Some people are fans of the St. Louis Blues. But many, many more people are NOT fans of the St. Louis Blues. This 2018 Deadspin NFL team preview format was shamelessly stolen by yours truly and adapted for hockey and is intended for the latter readers. Please enjoy Your Team: The St. Louis Blues, a hockey market dedicated to a bunch of people who dress like fat Kevin Smith in jorts and smell like they just bathed in Bud Light for the entire off season. #ROARBACON is definitely an appropriate hastag for this fan base as I'm pretty sure most of you use it in your hair as well as use it for 2nd breakfast. In order to change that image, Rizzuto, unofficial mascot of the team has literally eaten himself instead of Jack-in-the-Box tacos. The only mention our team got in the post-season was that Vegas did what we did back in '67, ran into a buzzsaw of an experienced team in our first season in the cup finals. With our Luck, Vegas will make the finals again the next two seasons and then actually win the last time at which time the entire fanbase will commit harikari. Your 2017 Record: 44-32-6 for 94points, 1 point out of the playoff picture. You even had your own fate in your own hands down the stretch and you couldn't close it out. The end of the season was almost as bad as Gretzy's "Had it, Lost it". But hey, this team would just give up whenever they didn't lead in the 1st period anyway. This team was ready to hit the Golf course after March once they realized Chicago was much worse than they were so the fan base could at least celebrate that. WE BEAT CHICAGO! FUCK TOWES AND KANE AND THE CUBS! WOOOOOOOO MISSION ACCOMPLISHED Your Coach: Mike YEEOOOOOO! What an unfortunate last name. I bet he hates it when the entire team trolls him with YEO COACH or when he walks into a bar and one of the drunk Kevin Smiths stands up and yells at the top of their lungs THERES MIKE YEOOOOOOOO THE BLUES HEAD COACH with a chicken wing dangling from their Guy Fieri goatee. He probably just puts his head down in an aw-schucks fashion and tries to shield himself from the attention. Mike Yeo doesn't really show his emotions except this face after being informed Jake Allen is already hurt and so is Robby "TheGramGame" Fabbri. I would have that exact same look if I knew my pet snake just got run over while my friend actually pulled his snake. This is how Angry Mike Yeo gets. That's him on a 10 right there. Not much intensity there so this team will get a pat on the ass when we miss the playoffs again this year. This was Yeo's 1st full season at the helm and Doug Armstrong had just pulled some magic out of his ass and fleeced Ron Hextall out of Brayden Schenn for fan favorite whipping boy Jori Lehtra. A lot of experts were high on the team even with injuries to Steen, Berglund and Fabbri. Notice how Colorado and Vegas were never mentioned in that preview and Chicago was in the playoffs in most of those? The team was off to a great start even down a line. Tarasenko, Schenn and Schwartz had chemistry all through October and November and Jake Allen was actually holding his own until December hit. Yeo, after Allen getting injured decided to play with the lines a bit and move Pauly Walnuts to center Tarasenko and Schwartz, causing Schenn's 17 goals through October, November and December to go to 11 goals to the rest of the season. Looking back on it it was to generate trade interest in Stastny because he likely wasn't going to take a "home town discount" even though we were still in the hunt for a playoff spot. The team officially threw the towel in when Stastny moved to the first line at center. Also this season was probably one of the worst seasons in recent memory on special teams. Our Power Play or lack there of definitely cost us the playoff spot and Yeo's coaching staff really didn't have an answer. Your Goalie: JAKE THE SNNNNNAAAAAKKKKEEEE, let's look back on some other famous people who got the nick name Snake. Jake Plummer who coincidentally was given the nick name as a tribute to Jake "The Snake" Roberts professional wrestler, who in-turn took his nick name as a tribute to Oakland Raiders Quarterback Ken Stabler. This fan base merely adopted the name JAKE THE SNAKE from 3 other famous people, Ken Stabler was born in it, molded by it, probably because the fanbase thinks WRASTLIN IS REAL, DON'T YOU TALK SHIT ABOUT CENA!!! Anyway, Jake enters this season with an unproven backstop after being in a time share with Brian Elliott and Carter Hutton. Jake is poised to take over the No.1 duties all by himself until his almost clockwork DecembeJanuary slump. It is also Jake's 5th season with the team, which, if history repeats itself, means that the organization is just about done with him. I give Allen this season and next season to see if he can truly stand as a No. 1 goalie and win a playoff series in the 2nd round of the playoffs or else we'll be looking to grab Braden Holtby or maybe Jack Campbell once 2020 Free Agency rolls around. What's old that sucks: You guys have no idea how much I wanted to dedicate this section to Patrick Berglund but then Army used his wiles and somehow got something halfway decent in return for him during the off season. OH GAWD! There is still so much else though. Jay Bowmeester is still slated to be a top defensive pairing after an injury shortened season. Alex Steen is still here but can't find his teeth for an interview. Chris Thorburn is here to be the token old forward. We brought back David Perron for a 3rd time. I'm pretty sure Army loves James Bond movies and just sends David Perron to infiltrate good teams to see if he can rub some of the playoff magic off on the roster but he picked the wrong guy because he notoriously disappears in the playoffs. Our Power Play is garbage, our Penalty kill is still shit. Jake Allen will play 80 games, 60 of which he will be hurt. We'll miss the playoffs by a wider margin and Chicago will beat us. What's new that sucks: Ryan O'Reilly. Seriously, the fan base thinks he's going to come in and automatically elevate Tarasenko and Schwartz to some scoring gods and we'll run the table and have the number 1 seed locked up by Mardi Gras. I don't see it. He's a 60 point guy, he likes to hold out on contract negotiations and now we've put Schenn in the same position Schenn put Stastny in last season. Be ready for Yeo to have 100 different line combinations besides the obvious chemistry lines. The need to have a "HOME TOWN" hero on the roster in some capacity. Cam Jansen then Ben Bishop paved the way for Paul Stastny to "COME HOME" and then get traded so the Blues signed Patrick Maroon to fill that much needed "HOME TOWN" player role to "connect with the fan base." This fanbase has been connected to this team like the South City chick you bang in a parking lot at Barney's one night and she some how finds your number 9 months later and oh by the way YOU'RE A DAD NOW! Nothing makes you feel old like fathering a child. Thankfully this is a hypothetical for me but probably not for a lot of you. What might not suck: We're balls deep at Center, like deeper than me in your mom last season. O'Reilly, Schenn, Bozak, Sunqvist, Barbashev. None of those names scream Yzerman or Oates but there is some talent here and with O'Reilly and Schenn able to play wing adds for some interesting looks Yeo will be able to roll out. Now if only we could score some goals. Not to mention Army's still got game. He can still manage to fleece GM's out of top tier talent for mere peanuts in return. If the team is in playoff position by the trade deadline, I imagine Army will dangle some sort of kompromat on a GM and somehow land one of these free agents minus Karlsson, at the deadline for a late 2nd round pick and a used bin out towels. HERE IT FROM THE FANS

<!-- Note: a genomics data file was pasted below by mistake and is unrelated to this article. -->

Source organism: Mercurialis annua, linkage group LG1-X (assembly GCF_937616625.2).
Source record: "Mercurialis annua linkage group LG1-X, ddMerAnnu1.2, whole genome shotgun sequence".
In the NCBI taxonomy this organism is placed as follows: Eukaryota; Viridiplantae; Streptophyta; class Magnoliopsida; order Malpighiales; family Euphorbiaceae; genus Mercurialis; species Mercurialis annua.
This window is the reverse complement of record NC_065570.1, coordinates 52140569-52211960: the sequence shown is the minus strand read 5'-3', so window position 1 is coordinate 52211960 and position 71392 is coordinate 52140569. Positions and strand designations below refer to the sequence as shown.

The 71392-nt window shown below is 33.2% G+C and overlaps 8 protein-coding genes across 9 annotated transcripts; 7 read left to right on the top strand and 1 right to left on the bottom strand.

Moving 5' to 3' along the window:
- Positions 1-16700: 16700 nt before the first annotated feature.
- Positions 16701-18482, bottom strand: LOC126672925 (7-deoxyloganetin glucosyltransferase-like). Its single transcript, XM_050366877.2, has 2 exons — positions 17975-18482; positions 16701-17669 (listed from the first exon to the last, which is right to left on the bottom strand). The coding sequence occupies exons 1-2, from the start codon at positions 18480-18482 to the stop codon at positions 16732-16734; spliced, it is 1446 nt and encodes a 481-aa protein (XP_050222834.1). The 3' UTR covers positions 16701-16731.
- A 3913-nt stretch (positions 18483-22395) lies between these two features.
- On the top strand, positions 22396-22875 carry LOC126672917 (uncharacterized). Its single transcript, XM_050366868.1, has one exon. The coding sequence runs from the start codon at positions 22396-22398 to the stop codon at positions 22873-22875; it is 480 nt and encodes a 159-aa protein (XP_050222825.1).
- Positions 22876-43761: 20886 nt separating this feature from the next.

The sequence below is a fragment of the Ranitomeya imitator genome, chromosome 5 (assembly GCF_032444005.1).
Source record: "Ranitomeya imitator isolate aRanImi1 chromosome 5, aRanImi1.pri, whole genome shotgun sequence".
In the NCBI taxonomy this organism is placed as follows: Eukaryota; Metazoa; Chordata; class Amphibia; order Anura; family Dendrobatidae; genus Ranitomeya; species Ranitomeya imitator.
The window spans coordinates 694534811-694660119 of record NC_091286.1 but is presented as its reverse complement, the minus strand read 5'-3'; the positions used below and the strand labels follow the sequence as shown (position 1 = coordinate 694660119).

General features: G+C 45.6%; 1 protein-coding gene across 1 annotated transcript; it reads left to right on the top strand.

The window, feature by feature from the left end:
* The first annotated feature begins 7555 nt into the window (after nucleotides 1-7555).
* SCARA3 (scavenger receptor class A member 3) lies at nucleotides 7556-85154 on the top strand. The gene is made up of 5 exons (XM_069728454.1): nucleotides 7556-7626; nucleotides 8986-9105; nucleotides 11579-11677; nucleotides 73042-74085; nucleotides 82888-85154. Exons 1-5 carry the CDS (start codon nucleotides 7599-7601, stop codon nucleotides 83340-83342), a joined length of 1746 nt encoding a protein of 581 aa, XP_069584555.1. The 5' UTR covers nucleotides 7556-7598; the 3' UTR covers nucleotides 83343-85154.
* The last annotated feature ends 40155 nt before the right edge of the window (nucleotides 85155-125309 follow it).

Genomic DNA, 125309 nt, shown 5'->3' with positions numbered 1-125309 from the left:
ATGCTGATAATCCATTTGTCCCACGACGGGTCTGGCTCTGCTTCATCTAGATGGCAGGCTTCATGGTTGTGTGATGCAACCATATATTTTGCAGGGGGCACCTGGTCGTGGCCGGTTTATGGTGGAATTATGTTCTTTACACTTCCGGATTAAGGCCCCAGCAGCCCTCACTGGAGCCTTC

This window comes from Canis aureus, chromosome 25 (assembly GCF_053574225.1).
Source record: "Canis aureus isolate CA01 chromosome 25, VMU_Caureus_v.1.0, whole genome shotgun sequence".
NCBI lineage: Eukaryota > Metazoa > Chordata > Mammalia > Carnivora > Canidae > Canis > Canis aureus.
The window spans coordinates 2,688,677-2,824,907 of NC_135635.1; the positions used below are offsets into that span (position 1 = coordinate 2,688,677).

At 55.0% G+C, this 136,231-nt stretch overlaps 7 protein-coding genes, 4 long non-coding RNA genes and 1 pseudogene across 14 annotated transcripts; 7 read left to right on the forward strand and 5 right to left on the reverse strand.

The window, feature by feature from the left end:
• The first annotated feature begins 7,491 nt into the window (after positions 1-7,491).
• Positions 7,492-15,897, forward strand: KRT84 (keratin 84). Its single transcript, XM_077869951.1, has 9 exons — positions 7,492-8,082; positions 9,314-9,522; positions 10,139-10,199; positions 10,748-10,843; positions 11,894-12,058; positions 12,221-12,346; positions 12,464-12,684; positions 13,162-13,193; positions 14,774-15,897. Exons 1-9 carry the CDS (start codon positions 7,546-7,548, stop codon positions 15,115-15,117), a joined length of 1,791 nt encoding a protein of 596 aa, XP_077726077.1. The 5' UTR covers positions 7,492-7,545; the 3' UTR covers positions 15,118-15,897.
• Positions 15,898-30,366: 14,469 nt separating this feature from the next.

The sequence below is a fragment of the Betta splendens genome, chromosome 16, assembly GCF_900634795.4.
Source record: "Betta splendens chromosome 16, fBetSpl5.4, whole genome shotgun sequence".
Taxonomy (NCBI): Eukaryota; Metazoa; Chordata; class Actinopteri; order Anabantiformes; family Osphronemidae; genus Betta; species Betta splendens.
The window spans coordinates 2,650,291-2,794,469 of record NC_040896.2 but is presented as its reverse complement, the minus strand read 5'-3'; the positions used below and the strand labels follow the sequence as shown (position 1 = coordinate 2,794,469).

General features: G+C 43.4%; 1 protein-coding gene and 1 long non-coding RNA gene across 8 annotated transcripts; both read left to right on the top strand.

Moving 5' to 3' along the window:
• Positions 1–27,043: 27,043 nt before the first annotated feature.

https://consistentlycompetent.com/wp-admin/customize.php?return=https://consistentlycompetent.com/wp-admin/admin.php?page=mojo-home Last week I found myself trying to explain the layout of the different soccer (football) leagues and competitions to a friend who told me he just didn’t understand soccer. This article is for those who relate to being that friend. Bare with me I am going to try to outline it as simply as humanly possible, it is a lot to learn so if you need to take a break I certainly encourage it. Feel free to skip to the sections that interest you. IF you are here looking to choose a team to root for this is not going to be for you. With that said let’s get going. Below this is a rough outline to get you started, it will lay out the topics I will cover so you can finally at least understand what those guys talking soccer mean. Stop and imagine a world which the NFL had a competitor. Yup I know it is hard, but imagine the Mexican and Canadian Leagues had worthy competition of the NFL. The Tijuana Tigers had won the Mexican League and now are trying to beat their chests, they think they are better than the New England Patriots. Same goes for the Canadian League Champions, the Saskatchewan Eskimos. Now all of North America is divided (not by walls) but by different leagues and levels of competition. The fans in Canada think that their defense would silence Brady. Oh shit, now New England is picking up their shovels and ready to go to war. Only so long can this go forward without male bravado needing to be played out. Thus the Champions League is born. A league for the best of the best to compete and decide who the true undisputed #1 champion is.